Dao, 43, began his media career in a relatively dusty corner, working for CBC Radio as a sound engineer and a producer. In 2002, he co-created CBC’s Radio 3 digital magazine, a suavely designed online collection of music, podcasts, text and artwork which won more than a dozen awards before it was discontinued in 2005, after more than 100 editions. Other web-based work followed, including as a producer of Filmmaker-In-Residence, a groundbreaking, much admired interactive project about the documentarian Katerina Cizek’s years spent embedded at Toronto’s St. Michael’s Hospital.
In 2009, Dao joined the film board’s staff and helped make Waterlife, the NFB’s first real interactive documentary, which looks closely at the history and the health of the Great Lakes. To date, Waterlife is the most successful digital production, with over two million unique visitors to the site (waterlife.nfb.ca).
But, like many creators in the chaotic world of new media, the NFB is trying to puzzle out how to replicate that success, especially when one of the digital studio’s mandates is to serve as a laboratory for the rest of the film board.
“What I’ve really liked the most about the NFB’s work is they’re fearless in their experimentation,” said Aaron Koblin, the head of the Data Arts Team at Google’s Creative Lab, who has been talking to Dao about a possible collaboration. “They’re pioneers. They’re out there on the forefront, pushing the medium further.”
That’s one reason none of the NFB’s digital studio projects looks like the one that came before. Bear 71, for example, was what Dao calls “a linear audio story with a non-linear visual user experience,” which is a nerdy way of saying that the central narrative – about the life and death of a real grizzly – played out on a single, fixed audio track, even as the user was able to explore different parts of Banff’s surveillance state by clicking on a map of the park.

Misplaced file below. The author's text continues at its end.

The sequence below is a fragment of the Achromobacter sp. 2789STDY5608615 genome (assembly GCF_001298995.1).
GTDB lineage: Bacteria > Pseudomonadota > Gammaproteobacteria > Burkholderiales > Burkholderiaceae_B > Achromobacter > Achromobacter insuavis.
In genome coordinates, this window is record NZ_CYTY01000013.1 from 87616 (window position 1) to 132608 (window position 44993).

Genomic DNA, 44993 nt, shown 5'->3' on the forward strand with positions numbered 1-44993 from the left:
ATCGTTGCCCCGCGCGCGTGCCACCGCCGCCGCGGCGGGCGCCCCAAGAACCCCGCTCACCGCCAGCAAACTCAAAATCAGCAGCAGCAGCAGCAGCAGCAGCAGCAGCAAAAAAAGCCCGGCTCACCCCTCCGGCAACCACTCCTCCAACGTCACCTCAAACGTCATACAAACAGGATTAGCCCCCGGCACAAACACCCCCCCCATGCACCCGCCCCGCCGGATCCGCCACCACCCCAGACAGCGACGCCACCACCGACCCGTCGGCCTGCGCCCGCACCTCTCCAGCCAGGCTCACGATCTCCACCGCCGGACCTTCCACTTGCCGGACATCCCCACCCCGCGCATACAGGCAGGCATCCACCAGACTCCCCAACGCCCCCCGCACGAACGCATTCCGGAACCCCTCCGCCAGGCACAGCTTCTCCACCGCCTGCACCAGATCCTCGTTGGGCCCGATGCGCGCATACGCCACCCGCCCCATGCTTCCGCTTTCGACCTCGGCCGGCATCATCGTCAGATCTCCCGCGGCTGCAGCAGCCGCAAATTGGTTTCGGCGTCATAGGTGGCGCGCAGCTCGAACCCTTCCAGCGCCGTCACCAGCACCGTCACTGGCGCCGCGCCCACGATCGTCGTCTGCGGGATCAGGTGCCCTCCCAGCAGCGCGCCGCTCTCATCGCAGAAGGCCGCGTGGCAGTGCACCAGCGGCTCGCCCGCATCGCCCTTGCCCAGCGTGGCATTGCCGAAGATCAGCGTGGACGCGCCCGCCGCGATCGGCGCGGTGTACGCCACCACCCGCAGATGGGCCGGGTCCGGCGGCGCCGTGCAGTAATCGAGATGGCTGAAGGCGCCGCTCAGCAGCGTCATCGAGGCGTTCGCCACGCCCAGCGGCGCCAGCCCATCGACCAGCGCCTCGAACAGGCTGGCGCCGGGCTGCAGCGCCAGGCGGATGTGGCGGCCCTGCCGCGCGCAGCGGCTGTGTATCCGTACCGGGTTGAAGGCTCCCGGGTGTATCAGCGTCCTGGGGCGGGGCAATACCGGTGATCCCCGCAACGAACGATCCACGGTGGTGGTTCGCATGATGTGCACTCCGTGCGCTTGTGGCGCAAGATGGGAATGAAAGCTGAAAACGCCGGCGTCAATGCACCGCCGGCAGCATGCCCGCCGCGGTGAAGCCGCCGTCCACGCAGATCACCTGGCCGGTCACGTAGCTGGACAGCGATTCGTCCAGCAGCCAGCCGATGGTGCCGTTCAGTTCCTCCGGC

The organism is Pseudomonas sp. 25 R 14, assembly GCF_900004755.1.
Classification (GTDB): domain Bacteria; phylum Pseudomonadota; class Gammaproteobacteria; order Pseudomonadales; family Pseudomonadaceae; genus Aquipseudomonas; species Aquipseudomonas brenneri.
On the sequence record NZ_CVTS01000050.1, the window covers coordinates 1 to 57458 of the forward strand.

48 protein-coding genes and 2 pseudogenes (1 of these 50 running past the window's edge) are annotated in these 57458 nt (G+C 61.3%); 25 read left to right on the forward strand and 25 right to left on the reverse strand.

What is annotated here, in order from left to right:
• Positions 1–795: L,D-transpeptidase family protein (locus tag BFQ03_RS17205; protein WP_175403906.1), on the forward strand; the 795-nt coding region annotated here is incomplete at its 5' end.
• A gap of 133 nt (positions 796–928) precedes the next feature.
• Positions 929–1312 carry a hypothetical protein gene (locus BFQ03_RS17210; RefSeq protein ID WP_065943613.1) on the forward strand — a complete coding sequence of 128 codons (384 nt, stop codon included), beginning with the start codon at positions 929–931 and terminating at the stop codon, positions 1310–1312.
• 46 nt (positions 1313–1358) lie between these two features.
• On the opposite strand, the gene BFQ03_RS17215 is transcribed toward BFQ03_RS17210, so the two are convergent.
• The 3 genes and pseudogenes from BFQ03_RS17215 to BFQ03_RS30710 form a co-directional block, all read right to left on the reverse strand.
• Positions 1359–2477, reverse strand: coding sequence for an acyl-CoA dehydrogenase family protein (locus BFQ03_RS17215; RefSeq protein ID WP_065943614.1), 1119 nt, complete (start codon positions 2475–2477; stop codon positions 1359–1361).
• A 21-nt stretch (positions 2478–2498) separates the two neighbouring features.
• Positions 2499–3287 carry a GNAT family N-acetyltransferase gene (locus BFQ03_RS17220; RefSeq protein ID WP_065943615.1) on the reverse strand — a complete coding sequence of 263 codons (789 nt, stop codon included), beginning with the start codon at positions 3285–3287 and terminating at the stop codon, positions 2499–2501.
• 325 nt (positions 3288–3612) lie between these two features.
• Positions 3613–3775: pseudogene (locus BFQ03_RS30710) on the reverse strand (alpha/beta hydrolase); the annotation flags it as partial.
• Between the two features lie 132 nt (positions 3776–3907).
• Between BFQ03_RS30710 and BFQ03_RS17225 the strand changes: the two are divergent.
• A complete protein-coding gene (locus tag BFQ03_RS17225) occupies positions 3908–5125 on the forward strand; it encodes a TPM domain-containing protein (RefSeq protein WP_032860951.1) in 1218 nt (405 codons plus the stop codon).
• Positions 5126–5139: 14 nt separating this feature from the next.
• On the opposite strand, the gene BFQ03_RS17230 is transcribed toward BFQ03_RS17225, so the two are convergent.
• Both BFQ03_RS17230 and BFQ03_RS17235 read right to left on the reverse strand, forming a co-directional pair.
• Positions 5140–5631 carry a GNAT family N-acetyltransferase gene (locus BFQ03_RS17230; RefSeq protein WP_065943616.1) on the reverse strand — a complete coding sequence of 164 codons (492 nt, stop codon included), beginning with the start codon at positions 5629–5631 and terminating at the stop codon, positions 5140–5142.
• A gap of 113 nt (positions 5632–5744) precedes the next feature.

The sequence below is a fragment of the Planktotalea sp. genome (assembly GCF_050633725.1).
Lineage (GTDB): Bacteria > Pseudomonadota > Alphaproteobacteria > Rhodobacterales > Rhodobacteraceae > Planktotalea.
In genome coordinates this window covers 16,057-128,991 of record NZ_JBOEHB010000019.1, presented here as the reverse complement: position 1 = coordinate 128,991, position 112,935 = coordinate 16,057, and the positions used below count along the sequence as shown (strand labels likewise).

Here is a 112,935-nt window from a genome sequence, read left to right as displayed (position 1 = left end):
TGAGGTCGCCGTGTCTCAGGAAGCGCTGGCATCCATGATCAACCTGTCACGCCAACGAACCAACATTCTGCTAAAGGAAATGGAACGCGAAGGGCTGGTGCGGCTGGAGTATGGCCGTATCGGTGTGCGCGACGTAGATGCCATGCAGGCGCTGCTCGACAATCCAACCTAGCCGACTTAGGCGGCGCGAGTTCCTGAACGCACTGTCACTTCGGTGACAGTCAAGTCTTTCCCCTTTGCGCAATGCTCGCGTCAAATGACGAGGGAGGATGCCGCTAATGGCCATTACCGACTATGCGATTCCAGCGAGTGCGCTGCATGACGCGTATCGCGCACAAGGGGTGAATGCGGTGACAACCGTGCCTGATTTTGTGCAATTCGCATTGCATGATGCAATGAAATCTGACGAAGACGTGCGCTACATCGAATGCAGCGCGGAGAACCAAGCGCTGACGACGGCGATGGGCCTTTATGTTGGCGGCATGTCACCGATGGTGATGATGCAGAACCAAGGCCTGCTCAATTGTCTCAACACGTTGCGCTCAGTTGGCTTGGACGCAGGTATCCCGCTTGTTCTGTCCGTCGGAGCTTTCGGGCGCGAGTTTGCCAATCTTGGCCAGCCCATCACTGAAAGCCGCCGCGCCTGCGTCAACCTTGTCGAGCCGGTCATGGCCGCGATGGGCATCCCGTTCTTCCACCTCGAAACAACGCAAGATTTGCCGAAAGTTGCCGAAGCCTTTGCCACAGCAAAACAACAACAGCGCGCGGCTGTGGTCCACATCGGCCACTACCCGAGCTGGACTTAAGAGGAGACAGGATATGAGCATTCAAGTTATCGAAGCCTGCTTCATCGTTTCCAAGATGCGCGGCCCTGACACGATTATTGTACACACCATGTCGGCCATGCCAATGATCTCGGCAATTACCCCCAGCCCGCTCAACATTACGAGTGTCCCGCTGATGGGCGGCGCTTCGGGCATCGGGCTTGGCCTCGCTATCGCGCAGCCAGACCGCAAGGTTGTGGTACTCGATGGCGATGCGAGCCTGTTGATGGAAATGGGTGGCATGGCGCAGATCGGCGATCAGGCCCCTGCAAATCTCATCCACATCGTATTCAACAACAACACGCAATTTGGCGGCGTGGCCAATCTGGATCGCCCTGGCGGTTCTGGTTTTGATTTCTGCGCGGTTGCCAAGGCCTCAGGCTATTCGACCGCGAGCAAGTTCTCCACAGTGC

Last year, in addition to The Last Hunt, the NFB produced an animated graphic novel about the War of 1812. It is now preparing its largest production yet, working with the visual artist Stan Douglas on Circa 1948, set in Vancouver in the middle of last century, which will consist of an app that renders the world in game-like 3-D, as well as a real-world art installation.
“We’re in the Age of the Interface,” observes Dao. “We’ve moved from keyboard and mouse to a world now where touch is part of the picture, with tablets and mobile,” he notes. “The reason we’re trying these installations is to really understand the next place interface is going. What I hope and what I see is that interface will become less and less of an obstruction to [telling a] story. Will the interface be as transparent as us having a conversation?”
Extraordinary things can happen when the interface all but disappears. Last year, as the development of The Last Hunt was nearing completion, the photographer Alexi Hobbs showed it to his grandfather.
“Pit has had a stroke, he can’t use one of his hands,” explained Dao. Still, given the iPad’s ease of use, Pit “was going through the project with his [other] hand. He was still able to use it, and the family just loved it. It was a really strong moment for the family.”
Over the Skype connection, Dao mulls this. “Obviously, it was an emotional moment. There’s something – I don’t know. There’s something there.”